It doesn't pay
Though it lacks the seriousness and the warmth of some of his best films, Small Time Crooks is the first Woody Allen film in roughly ten years to evince anything like a soul. It’s fun and funny, with a few perceptive moments and a hilarious performance by Elaine May.
The story, based on a Grimm’s fairy tale, is about a dorky, déclassé criminal couple who stumble on a fortune, only to be undone by the wife’s ambition. Ray Winkler (Allen) and his wife, Frenchy (Tracy Ullman), operate a cookie store as a front while Ray’s gang attempts to tunnel from the store’s basement to a bank vault two doors down. Everything falls through but the front: Frenchy, it turns out, bakes a mean cookie, and the store becomes a Starbucks-like overnight success. Ray and Frenchy get rich, but Frenchy, feeling inferior about her background, hires a rich jerk (Hugh Grant) to teach her how to be a cultured intellectual. Everything backfires. The moral of the story: be content with what ya got.
It may sound overly didactic or ironic-didactic; but we frequently forget the folksy charm of a good morality play, which Small Time Crooks is. Allen leavens the genre’s inherent predictability (we know as soon as she buys her first painting that Frenchy’s lust for class will come back on her) with jokes and diverting plot twists. Especially entertaining are Frenchy’s malapropisms and her disastrous taste in interior decor—old gags made new by Ullman’s comedic skill. Elaine May plays Frenchy’s batty sister and Tony Darrow, Michael Rapaport and John Lovitz offer able support as Ray’s cohorts. Allen gives himself one great scene, a moment of self-recognition, which seems like a sitcom equivalent of the moments of self-recognition in Sophoclean tragedy.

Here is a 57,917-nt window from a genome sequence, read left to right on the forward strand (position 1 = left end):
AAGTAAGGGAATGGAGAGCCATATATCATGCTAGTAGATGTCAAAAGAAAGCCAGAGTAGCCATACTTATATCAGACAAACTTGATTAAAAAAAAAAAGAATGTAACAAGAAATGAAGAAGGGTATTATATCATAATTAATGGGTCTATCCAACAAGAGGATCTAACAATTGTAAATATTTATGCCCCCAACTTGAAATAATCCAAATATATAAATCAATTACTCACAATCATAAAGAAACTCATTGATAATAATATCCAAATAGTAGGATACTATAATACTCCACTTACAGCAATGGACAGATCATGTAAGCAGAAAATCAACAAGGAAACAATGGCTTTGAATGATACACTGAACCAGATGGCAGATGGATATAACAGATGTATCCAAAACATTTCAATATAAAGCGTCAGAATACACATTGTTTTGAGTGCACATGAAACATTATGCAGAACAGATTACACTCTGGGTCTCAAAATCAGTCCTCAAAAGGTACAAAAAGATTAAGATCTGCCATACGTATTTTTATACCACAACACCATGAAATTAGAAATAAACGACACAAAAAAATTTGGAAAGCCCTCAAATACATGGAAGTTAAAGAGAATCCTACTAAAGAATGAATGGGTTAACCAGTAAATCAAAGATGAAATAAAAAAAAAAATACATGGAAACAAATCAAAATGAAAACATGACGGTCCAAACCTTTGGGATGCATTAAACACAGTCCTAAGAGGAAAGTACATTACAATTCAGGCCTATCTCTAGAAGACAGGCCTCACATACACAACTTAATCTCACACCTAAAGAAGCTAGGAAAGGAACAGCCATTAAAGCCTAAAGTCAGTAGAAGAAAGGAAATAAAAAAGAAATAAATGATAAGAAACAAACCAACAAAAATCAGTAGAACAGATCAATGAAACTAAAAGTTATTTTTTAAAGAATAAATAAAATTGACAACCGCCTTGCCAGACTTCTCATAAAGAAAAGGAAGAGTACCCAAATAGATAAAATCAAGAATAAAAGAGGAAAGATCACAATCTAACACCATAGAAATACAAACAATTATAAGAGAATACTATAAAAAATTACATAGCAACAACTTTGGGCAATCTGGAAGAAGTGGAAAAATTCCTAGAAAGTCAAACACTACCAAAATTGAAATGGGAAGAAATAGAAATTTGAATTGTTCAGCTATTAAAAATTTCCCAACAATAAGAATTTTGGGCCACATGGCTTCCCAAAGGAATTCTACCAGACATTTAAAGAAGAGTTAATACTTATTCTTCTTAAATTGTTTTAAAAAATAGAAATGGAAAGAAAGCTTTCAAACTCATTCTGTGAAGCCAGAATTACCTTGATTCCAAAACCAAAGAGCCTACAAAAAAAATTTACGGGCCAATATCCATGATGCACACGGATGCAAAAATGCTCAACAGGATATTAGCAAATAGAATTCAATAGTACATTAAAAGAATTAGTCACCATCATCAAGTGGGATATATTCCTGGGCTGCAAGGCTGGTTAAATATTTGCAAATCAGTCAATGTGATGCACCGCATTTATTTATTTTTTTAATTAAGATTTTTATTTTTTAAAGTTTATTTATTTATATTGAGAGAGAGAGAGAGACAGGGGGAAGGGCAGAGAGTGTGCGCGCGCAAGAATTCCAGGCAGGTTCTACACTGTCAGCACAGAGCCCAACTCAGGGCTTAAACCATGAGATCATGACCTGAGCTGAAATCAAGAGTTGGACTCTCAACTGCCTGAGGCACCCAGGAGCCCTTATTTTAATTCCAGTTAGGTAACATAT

That each character is two-dimensional at best, obviously hurtling her or his way to a predetermined conclusion, is OK because the movie’s tone is kept just light enough that we don’t feel like we’re being preached to. Unfortunately, Allen has miscast himself; he can’t portray the Ralph Kramdenesque, blustering dumbness that Ray is supposed to exhibit (or so we gather from the reactions of other characters). Ray’s henchmen are stock Italian mobsters, and their presence occasionally makes the movie seem like an ethnic joke.
The greatest disappointment is that Allen, even in good films like this one, is not asking very searching questions about life, relationships or character. In taking up the format of the morality play, he has found another way to distance himself from moral seriousness.